What If I Forgot to Take Them?
Forgetting to take a pill should not be a cause for panic, just take it immediately as soon as you remember. If you missed one day, you can take two pills right away. If you missed two days in a row, you can take two pills the same day and two pills the next day. If you missed more than two days,its advisable to consult with your doctor first. It is most likely that you will need to start a new pack of pills to restart your cycle. The moment you forgot a pill, it would be best to use a back up birth control such as a condom as an added protection. Missing any of the last 7 on the pill pack may not be as critical as missing the rest of the other pills since the last 7 are merely placebo pills. Taking a pregnancy test once you missed one or more, it is advised to make sure you're not pregnant before continuing the pill you missed. Even so, though you did not miss any pill and missed one or two periods take a pregnancy test right away. Protection from pregnancy maybe as important as protection from sexually transmitted infection. Hence, using a condom may also be a necessity for some. Protection from infection relatively strengthens protection from pregnancy as it eliminates possible harm for us women.
Are There Any Side Effects of Birth Control Pills?
There are two kinds of side effects, the not serious and the serious side effects. It's important that the serious side effects are distinguished from the not serious since it may require urgent care for evaluation in an emergency room. Usual side effects are spotting between periods, nausea, weight gain, sore or swollen breasts and mood swings. Those requiring medical intervention and may be indicative of a serious disorder though less common is known by the acronym ACHES. Abdominal pain, chest pain, headaches (severe), eye problems (blurry vision), and swelling or aching in the legs or thighs. These symptoms may indicate a blood clot or high blood pressure. However, it could also be a sign of a more serious disorder such as heart, liver and gall bladder disease. Therefore, always be on the look out for these signs when taking oral contraceptives.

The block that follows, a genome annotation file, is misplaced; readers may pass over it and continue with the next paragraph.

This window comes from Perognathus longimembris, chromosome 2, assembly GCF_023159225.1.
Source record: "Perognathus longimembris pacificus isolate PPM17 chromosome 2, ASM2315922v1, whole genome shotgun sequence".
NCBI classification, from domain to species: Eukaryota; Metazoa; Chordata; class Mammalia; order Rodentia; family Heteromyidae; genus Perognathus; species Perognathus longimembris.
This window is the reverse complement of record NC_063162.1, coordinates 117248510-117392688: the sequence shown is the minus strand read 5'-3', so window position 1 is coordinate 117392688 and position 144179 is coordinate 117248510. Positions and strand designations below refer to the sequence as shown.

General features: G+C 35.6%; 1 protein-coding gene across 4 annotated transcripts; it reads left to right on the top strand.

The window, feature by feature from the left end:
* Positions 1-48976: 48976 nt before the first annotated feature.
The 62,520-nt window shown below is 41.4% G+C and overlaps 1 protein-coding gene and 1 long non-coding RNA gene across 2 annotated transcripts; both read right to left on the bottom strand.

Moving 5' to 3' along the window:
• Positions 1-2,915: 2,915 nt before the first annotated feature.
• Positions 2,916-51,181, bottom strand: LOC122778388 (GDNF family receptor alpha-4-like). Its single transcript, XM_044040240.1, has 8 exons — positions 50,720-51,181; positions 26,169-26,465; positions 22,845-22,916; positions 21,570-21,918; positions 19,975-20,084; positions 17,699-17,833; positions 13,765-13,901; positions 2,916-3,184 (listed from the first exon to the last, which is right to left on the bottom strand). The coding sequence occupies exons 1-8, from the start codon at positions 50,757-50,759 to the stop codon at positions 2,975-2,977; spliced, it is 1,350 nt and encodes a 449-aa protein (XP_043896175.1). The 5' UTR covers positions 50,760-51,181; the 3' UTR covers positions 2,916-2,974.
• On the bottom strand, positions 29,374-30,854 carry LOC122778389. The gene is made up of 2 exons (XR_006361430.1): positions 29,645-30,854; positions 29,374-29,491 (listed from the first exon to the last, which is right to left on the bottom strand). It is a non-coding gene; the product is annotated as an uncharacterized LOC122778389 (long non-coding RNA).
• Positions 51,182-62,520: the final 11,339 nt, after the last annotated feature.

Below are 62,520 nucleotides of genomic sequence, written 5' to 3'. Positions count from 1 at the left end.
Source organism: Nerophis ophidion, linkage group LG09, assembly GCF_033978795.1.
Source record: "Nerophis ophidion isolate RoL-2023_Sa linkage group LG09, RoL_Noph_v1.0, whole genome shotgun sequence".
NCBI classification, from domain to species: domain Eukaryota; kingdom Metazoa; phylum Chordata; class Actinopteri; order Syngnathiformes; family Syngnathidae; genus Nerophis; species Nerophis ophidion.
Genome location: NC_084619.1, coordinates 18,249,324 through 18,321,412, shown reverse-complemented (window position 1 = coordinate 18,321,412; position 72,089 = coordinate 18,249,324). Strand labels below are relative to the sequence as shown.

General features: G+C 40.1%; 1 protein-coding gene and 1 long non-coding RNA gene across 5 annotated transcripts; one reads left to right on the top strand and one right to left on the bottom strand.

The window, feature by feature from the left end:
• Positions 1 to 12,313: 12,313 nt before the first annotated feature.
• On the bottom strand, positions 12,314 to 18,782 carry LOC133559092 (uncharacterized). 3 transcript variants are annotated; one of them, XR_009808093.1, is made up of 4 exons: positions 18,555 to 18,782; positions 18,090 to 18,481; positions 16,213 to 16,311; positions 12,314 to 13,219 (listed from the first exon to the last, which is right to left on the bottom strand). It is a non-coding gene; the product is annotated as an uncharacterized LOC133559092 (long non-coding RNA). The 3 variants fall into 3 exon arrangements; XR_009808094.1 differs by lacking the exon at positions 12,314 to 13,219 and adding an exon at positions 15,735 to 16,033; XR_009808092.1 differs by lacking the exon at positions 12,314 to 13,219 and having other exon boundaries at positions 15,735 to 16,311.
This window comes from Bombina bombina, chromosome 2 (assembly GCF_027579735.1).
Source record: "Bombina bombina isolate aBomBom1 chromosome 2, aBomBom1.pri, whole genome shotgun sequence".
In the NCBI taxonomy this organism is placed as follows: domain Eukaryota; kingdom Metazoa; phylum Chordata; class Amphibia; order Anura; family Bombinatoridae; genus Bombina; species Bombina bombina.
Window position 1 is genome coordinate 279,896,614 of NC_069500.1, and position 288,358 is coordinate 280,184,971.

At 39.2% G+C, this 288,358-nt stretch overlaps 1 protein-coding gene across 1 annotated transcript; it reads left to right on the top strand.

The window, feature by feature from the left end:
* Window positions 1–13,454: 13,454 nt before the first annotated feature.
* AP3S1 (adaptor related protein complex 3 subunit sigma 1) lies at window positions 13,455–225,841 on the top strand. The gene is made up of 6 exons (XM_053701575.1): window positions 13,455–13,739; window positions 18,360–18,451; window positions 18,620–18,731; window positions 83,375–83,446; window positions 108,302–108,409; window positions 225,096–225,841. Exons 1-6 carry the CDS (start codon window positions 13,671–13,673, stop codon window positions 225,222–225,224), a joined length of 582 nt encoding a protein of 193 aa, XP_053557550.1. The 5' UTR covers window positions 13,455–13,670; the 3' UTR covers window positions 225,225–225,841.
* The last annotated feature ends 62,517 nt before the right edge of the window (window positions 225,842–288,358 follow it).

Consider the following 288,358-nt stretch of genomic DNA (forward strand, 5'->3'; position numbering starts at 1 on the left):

More Tips on Taking Birth Control Pills
It is on a woman's best interest to keep in mind some pointers while on the pill. To enhance the protection level of the contraceptive, always take the pill the same exact time everyday. If you are a highly active person and you move from one place to another, keep in mind to carry the pills with you all the time. Take another form of birth control handy such as a condom or spermicidal foam in case you forgot to take a pill. Another tip is to make sure you have the next refill or pack ready before you finish the previous pill pack. And lastly, always inform your doctor you are on birth control.
Watch this video and learn more about the birth control: